An estimated 6% of global infant deaths are attributable to congenital anomalies, of which 92% occur in low-income and middle-income countries (LMICs). Some of the conditions can be treated by specialized surgical procedures that have been frequently provided through established vertical programs. This study aims to quantify the burden of congenital anomalies in LMICs that could be averted should the surgical programs be scaled up to 100% coverage.


We examined three conditions: cleft lip and palate (Cleft), congenital heart anomalies (CHAs), and neural tube defects (NTDs). We obtained the disability-adjusted life-years (DALYs) of these conditions from the Global Burden of Disease 2010 Study and split them into surgically avertable and non-avertable burdens. In doing this, we applied the lowest age-specific and sex-specific fatality rates among the 21 epidemiological regions to each LMIC region, assuming the differences of death rates between each region and the lowest rates as reflecting the gap in surgical coverage.


Of the estimated 21.4 million DALYs of the three conditions in LMICs, 12.7 million DALYs (59%) are avertable with full surgical coverage. NTDs have the largest potential, with 76% of burden avertable by surgery, followed by Cleft (62%) and CHAs (52%). Sub-Saharan Africa has the largest proportion of surgically avertable burden for Cleft (72%), North Africa and the Middle East for CHAs (75%), and South Asia for NTDs (80%). Sub-Saharan Africa and South Asia have considerably lower proportions of surgically avertable burden of CHAs (7% and 33%, respectively). This may be due to the high proportion of fatal cases coded as stillbirths and hence not captured in the burden of congenital anomalies. Therefore, the true avertable burden may be larger for CHAs.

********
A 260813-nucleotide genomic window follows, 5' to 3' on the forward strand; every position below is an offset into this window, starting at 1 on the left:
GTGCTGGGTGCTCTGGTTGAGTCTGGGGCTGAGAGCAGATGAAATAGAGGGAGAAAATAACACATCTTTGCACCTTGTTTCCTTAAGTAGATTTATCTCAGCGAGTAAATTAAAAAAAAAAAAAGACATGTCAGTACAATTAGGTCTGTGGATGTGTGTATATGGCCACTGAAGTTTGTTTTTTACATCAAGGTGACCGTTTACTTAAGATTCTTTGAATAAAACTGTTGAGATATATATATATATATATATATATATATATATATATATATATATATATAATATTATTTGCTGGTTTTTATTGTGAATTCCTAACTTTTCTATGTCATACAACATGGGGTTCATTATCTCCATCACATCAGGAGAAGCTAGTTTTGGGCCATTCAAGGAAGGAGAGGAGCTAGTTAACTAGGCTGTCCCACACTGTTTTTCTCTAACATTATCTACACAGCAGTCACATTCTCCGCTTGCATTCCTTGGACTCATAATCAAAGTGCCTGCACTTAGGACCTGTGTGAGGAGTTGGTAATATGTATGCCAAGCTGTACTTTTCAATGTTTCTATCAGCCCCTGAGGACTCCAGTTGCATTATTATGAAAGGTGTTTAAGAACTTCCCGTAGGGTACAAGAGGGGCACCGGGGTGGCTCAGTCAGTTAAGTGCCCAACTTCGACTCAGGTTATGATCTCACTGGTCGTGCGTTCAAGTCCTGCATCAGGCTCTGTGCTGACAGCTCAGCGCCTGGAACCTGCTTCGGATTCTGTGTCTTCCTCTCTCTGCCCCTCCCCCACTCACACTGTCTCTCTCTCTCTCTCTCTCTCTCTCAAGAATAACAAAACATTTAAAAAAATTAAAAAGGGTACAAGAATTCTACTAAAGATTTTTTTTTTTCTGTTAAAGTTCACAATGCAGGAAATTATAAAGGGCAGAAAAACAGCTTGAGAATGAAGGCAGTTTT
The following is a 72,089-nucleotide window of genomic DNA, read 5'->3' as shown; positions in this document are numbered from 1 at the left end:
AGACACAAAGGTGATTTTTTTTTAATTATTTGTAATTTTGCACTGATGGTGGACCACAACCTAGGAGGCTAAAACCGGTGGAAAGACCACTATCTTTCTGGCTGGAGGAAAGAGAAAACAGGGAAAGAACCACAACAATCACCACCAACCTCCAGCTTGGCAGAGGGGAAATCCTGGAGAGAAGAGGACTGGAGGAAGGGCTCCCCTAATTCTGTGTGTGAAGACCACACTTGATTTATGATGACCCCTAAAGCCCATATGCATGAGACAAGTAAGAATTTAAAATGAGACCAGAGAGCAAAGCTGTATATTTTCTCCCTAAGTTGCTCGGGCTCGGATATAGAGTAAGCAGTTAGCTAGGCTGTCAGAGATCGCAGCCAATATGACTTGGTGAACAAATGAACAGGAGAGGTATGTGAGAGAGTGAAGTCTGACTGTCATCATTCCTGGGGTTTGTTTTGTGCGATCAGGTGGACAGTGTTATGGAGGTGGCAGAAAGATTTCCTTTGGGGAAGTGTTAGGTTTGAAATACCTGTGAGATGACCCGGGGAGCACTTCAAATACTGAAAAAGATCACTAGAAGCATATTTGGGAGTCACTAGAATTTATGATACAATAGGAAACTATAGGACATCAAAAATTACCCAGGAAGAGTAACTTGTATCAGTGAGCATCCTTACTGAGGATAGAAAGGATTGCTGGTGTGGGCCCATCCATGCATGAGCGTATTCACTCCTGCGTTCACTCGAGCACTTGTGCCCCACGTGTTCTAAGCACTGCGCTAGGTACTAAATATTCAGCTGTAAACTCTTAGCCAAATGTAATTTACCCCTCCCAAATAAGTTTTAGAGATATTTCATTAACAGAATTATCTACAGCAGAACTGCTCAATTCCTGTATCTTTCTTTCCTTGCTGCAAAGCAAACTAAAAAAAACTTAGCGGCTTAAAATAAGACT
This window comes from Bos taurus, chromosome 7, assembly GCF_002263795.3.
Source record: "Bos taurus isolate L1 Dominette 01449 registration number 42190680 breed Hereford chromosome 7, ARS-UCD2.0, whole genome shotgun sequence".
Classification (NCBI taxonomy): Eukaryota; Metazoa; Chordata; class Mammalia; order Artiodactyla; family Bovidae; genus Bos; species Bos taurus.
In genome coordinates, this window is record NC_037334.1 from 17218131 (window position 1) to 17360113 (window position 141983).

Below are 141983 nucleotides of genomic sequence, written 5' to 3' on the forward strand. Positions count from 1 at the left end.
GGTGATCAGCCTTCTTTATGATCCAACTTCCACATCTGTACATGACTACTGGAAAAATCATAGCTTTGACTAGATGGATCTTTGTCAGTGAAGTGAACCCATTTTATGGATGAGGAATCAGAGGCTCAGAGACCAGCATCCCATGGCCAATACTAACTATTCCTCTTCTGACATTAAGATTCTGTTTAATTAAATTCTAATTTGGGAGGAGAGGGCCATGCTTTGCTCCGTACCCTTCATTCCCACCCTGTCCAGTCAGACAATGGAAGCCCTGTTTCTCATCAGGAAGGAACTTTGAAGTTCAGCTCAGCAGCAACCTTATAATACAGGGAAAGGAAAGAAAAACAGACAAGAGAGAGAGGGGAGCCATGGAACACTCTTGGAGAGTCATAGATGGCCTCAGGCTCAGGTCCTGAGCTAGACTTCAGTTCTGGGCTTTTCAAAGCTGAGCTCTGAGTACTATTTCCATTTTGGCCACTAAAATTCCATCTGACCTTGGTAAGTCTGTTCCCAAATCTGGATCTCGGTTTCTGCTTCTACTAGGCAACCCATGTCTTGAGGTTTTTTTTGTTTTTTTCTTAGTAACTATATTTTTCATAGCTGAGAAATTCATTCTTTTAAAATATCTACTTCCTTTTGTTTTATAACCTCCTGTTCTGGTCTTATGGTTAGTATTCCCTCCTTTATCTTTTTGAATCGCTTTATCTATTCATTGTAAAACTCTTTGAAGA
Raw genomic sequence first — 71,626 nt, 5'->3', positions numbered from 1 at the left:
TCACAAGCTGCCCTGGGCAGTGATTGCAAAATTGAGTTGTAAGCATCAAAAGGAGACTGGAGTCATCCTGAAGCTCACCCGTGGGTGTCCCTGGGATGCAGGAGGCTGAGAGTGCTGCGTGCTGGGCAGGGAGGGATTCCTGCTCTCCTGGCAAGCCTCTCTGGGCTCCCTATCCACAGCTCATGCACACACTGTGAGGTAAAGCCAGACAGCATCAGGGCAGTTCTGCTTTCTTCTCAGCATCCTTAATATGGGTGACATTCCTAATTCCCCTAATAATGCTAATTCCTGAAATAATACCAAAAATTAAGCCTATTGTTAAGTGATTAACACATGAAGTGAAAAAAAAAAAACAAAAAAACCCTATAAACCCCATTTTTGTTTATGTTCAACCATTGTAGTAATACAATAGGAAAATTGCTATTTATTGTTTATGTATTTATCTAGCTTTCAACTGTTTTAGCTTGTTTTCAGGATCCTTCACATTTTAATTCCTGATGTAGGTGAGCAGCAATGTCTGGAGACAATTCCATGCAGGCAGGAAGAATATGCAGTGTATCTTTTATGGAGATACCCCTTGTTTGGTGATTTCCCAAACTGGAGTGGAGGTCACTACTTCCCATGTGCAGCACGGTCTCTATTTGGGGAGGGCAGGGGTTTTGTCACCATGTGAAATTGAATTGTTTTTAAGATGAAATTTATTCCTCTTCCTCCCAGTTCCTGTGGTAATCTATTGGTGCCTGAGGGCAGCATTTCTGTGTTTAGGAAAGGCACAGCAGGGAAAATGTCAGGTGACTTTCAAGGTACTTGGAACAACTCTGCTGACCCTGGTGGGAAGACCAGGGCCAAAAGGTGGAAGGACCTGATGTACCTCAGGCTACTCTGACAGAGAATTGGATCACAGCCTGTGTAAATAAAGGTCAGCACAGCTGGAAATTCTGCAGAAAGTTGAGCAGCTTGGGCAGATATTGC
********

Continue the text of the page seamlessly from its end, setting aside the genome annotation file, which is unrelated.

There is substantial gain for surgical programs to make in reducing the burden of congenital anomalies in LMICs.


Bill & Melinda Gates Foundation.


Higashi H, Barendregt JJ, Vos T. The burden of congenital anomalies amenable to surgeries in low-income and middle-income countries: a modeled analysis. The Lancet. 2013; 381:S62.